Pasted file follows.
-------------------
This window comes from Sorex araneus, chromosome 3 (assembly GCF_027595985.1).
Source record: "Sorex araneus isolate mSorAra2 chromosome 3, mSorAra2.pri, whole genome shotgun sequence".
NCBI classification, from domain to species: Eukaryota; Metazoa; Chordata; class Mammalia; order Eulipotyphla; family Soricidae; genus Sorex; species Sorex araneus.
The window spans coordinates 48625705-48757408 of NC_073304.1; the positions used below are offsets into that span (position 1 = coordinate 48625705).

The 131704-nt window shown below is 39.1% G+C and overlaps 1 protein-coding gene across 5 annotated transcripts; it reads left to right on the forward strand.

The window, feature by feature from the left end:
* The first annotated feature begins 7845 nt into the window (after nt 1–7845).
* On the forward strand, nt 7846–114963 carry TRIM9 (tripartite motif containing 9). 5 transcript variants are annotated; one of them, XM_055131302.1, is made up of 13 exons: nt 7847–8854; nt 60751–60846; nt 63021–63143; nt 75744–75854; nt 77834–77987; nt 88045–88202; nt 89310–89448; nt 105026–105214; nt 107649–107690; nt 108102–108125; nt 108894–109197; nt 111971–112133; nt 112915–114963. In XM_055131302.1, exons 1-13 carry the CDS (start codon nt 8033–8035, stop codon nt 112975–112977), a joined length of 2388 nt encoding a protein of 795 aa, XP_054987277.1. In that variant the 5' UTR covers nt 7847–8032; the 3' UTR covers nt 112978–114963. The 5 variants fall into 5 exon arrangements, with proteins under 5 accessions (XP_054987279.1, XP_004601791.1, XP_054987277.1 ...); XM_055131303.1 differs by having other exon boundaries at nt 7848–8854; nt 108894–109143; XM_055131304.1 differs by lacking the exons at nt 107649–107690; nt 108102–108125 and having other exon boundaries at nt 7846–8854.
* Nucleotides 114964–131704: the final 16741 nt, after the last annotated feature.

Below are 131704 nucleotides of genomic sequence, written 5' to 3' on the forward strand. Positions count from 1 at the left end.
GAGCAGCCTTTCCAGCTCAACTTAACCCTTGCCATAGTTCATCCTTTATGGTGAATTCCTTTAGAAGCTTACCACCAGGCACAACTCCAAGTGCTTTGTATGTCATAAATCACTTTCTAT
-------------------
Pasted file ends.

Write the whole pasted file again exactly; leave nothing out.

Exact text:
This window comes from Sorex araneus, chromosome 3 (assembly GCF_027595985.1).
Source record: "Sorex araneus isolate mSorAra2 chromosome 3, mSorAra2.pri, whole genome shotgun sequence".
NCBI classification, from domain to species: Eukaryota; Metazoa; Chordata; class Mammalia; order Eulipotyphla; family Soricidae; genus Sorex; species Sorex araneus.
The window spans coordinates 48625705-48757408 of NC_073304.1; the positions used below are offsets into that span (position 1 = coordinate 48625705).

The 131704-nt window shown below is 39.1% G+C and overlaps 1 protein-coding gene across 5 annotated transcripts; it reads left to right on the forward strand.

The window, feature by feature from the left end:
* The first annotated feature begins 7845 nt into the window (after nt 1–7845).
* On the forward strand, nt 7846–114963 carry TRIM9 (tripartite motif containing 9). 5 transcript variants are annotated; one of them, XM_055131302.1, is made up of 13 exons: nt 7847–8854; nt 60751–60846; nt 63021–63143; nt 75744–75854; nt 77834–77987; nt 88045–88202; nt 89310–89448; nt 105026–105214; nt 107649–107690; nt 108102–108125; nt 108894–109197; nt 111971–112133; nt 112915–114963. In XM_055131302.1, exons 1-13 carry the CDS (start codon nt 8033–8035, stop codon nt 112975–112977), a joined length of 2388 nt encoding a protein of 795 aa, XP_054987277.1. In that variant the 5' UTR covers nt 7847–8032; the 3' UTR covers nt 112978–114963. The 5 variants fall into 5 exon arrangements, with proteins under 5 accessions (XP_054987279.1, XP_004601791.1, XP_054987277.1 ...); XM_055131303.1 differs by having other exon boundaries at nt 7848–8854; nt 108894–109143; XM_055131304.1 differs by lacking the exons at nt 107649–107690; nt 108102–108125 and having other exon boundaries at nt 7846–8854.
* Nucleotides 114964–131704: the final 16741 nt, after the last annotated feature.

Below are 131704 nucleotides of genomic sequence, written 5' to 3' on the forward strand. Positions count from 1 at the left end.
GAGCAGCCTTTCCAGCTCAACTTAACCCTTGCCATAGTTCATCCTTTATGGTGAATTCCTTTAGAAGCTTACCACCAGGCACAACTCCAAGTGCTTTGTATGTCATAAATCACTTTCTAT